Review: A Game for All the Family by Sophie Hannah

Title: A Game for All the Family by Sophie Hannah
Publisher: William Morrow
Genre: Contemporary, Mystery, Suspense
Length: 464 pages
Book Rating: C

Complimentary Review Copy Provided by Publisher Through Edelweiss

Summary:

Pulled into a deadly game of deception, secrets, and lies, a woman must find the truth in order to defeat a mysterious opponent, protect her daughter, and save her own life in this dazzling standalone psychological thriller with an unforgettable ending from the New York Times bestselling author of Woman with a Secret and The Monogram Murders.

You thought you knew who you were. A stranger knows better.

You’ve left the city—and the career that nearly destroyed you—for a fresh start on the coast. But trouble begins when your daughter withdraws, after her new best friend, George, is unfairly expelled from school.

You beg the principal to reconsider, only to be told that George hasn’t been expelled. Because there is, and was, no George.

Who is lying? Who is real? Who is in danger? Who is in control? As you search for answers, the anonymous calls begin—a stranger, who insists that you and she share a traumatic past and a guilty secret. And then the caller threatens your life. . . .

This is Justine’s story. This is Justine’s family. This is Justine’s game. But it could be yours.

Review:

A Game for All the Family by Sophie Hannah is a perplexing mystery within a mystery.   Following their move from London to the bucolic countryside, Justine Merrison begins getting a series threatening phone calls she believes might be tied to her fourteen year old daughter Ellen’s writing project.

Having recently quit her stressful job in television, Justine is looking forward to doing Nothing.  The first few months of life in their new house are idyllic but the first disquieting phone calls occurs on the same day she finds out Ellen is upset about her friend George’s expulsion from school.  When Justine tries to intervene on George’s behalf, she is stunned to learn there is no George so therefore, there was no expulsion.  Despite a few doubts, Justine believes Ellen’s story and she is determined to get to the bottom of what happened and find out why the school is lying to her.  At the same time, she continues receiving telephone calls that are increasingly sinister.  She is also growing concerned about Ellen’s writing project about a murder mystery that appears to be based on real life events but her search for more information leads to one dead end after another.  Believing all of these events are somehow linked, Justine begins her own investigation but will she uncover the truth before it is too late?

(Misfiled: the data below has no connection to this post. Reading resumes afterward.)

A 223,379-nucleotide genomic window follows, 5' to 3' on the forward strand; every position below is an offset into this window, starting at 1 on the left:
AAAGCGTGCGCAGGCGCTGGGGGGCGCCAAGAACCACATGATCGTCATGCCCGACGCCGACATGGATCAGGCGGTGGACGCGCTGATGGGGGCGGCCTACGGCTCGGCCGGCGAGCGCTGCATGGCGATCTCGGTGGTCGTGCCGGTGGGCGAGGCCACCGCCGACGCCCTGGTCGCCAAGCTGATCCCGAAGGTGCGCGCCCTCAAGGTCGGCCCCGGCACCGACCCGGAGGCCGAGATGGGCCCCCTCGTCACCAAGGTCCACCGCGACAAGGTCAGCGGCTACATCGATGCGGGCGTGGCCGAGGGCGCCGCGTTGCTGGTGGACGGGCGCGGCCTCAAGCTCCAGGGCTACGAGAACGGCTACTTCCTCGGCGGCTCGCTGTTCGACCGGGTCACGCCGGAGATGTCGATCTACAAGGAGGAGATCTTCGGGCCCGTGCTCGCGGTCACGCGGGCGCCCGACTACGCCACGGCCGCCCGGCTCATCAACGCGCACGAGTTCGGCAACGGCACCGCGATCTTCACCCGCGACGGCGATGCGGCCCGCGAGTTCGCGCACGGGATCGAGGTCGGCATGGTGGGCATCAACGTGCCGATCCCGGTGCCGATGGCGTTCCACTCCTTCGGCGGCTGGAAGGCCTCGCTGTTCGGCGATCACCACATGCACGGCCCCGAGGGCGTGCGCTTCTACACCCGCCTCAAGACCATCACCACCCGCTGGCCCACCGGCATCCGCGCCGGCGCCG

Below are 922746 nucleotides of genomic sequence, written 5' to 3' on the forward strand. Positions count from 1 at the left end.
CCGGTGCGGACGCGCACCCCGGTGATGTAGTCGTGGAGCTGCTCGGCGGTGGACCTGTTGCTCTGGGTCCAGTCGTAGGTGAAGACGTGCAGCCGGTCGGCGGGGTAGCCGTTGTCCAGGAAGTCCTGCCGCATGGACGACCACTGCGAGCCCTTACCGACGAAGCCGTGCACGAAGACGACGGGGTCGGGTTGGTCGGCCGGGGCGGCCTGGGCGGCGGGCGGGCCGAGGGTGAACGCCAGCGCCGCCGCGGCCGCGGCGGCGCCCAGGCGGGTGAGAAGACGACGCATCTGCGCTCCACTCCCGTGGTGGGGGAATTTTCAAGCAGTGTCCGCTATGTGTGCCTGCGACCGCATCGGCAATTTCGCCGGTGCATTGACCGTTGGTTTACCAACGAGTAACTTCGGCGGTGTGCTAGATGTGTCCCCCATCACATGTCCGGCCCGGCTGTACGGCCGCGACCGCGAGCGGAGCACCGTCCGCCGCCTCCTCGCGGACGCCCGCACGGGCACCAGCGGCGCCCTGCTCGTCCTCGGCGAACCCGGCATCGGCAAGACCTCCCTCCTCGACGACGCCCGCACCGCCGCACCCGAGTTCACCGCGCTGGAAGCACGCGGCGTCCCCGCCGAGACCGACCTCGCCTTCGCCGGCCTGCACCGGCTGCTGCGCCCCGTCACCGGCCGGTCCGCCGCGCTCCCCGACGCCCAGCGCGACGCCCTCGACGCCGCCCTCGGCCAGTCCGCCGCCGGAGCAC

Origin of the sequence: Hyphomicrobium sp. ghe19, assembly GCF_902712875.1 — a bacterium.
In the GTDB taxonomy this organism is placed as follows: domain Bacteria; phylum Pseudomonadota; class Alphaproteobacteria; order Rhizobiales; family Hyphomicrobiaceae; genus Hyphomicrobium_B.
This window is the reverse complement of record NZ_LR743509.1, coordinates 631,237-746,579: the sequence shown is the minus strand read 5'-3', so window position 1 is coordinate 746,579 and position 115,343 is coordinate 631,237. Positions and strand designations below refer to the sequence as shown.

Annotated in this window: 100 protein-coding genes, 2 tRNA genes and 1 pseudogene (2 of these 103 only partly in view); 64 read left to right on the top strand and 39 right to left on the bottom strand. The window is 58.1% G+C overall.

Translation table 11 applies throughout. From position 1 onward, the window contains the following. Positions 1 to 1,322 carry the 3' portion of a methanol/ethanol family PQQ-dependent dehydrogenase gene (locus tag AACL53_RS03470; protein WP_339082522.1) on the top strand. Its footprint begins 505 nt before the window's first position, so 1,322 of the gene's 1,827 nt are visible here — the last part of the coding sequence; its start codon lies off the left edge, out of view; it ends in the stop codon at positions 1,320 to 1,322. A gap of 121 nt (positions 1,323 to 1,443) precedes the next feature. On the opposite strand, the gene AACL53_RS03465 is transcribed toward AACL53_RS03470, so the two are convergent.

The premise of A Game for All the Family is certainly unique but the execution of the story falls a little flat.  The chapters alternate between the present day events and Ellen’s story and while, initially both story arcs are interesting, there is little progression in either storyline.  The dual storylines are written in two distinct voices but Ellen’s murder mystery is so incredibly implausible that it eventually detracts from the main storyline.  With each incredulous plot twist, the novel becomes a convoluted mess of highly improbable coincidences.

All in all, this latest release by Sophie Hannah’s is an entertaining but overly long and somewhat bizarre mystery that readers will have to suspend disbelief to enjoy.

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1 Comment

Filed under A Game for All the Family, Contemporary, Mystery, Rated C, Review, Sophie Hannah, Suspense, William Morrow

One Response to Review: A Game for All the Family by Sophie Hannah

  1. Timitra

    Hate to hear that…Thanks Kathy for the review